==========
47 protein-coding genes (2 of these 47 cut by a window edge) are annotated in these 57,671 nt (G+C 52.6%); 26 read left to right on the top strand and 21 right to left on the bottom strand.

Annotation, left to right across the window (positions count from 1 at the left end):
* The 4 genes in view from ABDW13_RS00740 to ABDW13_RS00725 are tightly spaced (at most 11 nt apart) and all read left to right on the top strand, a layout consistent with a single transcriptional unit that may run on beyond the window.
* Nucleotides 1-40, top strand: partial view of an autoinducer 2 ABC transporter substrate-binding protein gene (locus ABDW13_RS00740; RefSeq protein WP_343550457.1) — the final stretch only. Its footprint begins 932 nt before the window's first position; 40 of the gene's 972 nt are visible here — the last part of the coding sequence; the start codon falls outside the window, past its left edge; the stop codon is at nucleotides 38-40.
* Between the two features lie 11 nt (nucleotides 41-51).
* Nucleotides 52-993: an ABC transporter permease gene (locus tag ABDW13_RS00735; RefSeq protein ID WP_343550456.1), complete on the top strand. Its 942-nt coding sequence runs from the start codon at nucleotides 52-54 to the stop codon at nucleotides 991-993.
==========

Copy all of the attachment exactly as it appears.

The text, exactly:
47 protein-coding genes (2 of these 47 cut by a window edge) are annotated in these 57,671 nt (G+C 52.6%); 26 read left to right on the top strand and 21 right to left on the bottom strand.

Annotation, left to right across the window (positions count from 1 at the left end):
* The 4 genes in view from ABDW13_RS00740 to ABDW13_RS00725 are tightly spaced (at most 11 nt apart) and all read left to right on the top strand, a layout consistent with a single transcriptional unit that may run on beyond the window.
* Nucleotides 1-40, top strand: partial view of an autoinducer 2 ABC transporter substrate-binding protein gene (locus ABDW13_RS00740; RefSeq protein WP_343550457.1) — the final stretch only. Its footprint begins 932 nt before the window's first position; 40 of the gene's 972 nt are visible here — the last part of the coding sequence; the start codon falls outside the window, past its left edge; the stop codon is at nucleotides 38-40.
* Between the two features lie 11 nt (nucleotides 41-51).
* Nucleotides 52-993: an ABC transporter permease gene (locus tag ABDW13_RS00735; RefSeq protein ID WP_343550456.1), complete on the top strand. Its 942-nt coding sequence runs from the start codon at nucleotides 52-54 to the stop codon at nucleotides 991-993.